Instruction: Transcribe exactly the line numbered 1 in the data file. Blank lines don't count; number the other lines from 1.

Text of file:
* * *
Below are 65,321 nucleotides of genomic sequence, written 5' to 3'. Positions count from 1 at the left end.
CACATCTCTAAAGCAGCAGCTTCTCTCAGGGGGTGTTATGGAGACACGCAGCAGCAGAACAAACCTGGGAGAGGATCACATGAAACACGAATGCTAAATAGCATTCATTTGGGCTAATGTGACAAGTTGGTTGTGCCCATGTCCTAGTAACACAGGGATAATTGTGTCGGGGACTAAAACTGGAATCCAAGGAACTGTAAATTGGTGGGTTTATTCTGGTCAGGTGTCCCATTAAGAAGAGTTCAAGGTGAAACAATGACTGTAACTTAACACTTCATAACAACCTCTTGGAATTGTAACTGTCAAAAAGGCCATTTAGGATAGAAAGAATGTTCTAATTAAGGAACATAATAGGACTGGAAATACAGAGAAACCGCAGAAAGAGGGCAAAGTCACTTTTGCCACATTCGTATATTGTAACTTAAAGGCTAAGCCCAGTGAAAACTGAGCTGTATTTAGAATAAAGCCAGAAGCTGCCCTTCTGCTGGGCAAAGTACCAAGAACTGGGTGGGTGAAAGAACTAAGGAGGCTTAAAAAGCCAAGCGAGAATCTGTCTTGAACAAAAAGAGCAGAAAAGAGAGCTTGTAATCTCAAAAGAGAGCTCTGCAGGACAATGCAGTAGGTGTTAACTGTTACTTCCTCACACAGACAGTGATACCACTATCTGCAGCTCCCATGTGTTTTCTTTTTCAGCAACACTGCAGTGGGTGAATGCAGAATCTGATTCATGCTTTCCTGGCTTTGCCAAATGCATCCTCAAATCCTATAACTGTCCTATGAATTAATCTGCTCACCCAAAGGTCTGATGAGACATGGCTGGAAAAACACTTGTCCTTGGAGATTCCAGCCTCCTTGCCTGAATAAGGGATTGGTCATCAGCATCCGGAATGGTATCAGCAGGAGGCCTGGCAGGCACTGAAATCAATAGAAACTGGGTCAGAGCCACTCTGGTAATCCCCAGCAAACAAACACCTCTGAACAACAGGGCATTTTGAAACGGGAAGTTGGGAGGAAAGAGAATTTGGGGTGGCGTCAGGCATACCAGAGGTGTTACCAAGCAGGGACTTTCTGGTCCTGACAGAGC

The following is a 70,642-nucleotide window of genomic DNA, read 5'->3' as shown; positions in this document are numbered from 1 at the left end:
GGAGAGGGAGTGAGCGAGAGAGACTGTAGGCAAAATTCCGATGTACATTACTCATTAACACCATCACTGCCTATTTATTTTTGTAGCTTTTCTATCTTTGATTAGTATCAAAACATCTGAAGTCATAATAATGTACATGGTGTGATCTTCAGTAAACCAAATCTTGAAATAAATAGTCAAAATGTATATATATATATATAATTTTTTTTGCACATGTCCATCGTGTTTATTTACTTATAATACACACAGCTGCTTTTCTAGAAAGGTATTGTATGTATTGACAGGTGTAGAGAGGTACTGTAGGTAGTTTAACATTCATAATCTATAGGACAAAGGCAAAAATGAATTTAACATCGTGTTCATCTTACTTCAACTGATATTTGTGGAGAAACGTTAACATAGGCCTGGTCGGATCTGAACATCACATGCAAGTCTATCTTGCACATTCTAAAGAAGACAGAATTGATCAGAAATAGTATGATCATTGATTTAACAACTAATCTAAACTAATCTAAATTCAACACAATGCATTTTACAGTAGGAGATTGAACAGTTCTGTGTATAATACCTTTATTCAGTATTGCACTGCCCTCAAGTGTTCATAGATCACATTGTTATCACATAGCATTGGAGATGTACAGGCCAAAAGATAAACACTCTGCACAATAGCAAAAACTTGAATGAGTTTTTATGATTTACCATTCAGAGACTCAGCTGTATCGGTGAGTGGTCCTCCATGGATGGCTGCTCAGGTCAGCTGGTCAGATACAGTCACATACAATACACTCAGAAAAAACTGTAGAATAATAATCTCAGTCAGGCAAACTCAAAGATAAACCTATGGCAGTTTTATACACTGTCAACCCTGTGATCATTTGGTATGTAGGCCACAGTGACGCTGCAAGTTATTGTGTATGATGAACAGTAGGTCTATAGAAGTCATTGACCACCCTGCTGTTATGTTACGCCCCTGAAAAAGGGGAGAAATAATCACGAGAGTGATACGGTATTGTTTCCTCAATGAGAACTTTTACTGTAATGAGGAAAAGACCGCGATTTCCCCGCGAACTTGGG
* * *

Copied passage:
Below are 65,321 nucleotides of genomic sequence, written 5' to 3'. Positions count from 1 at the left end.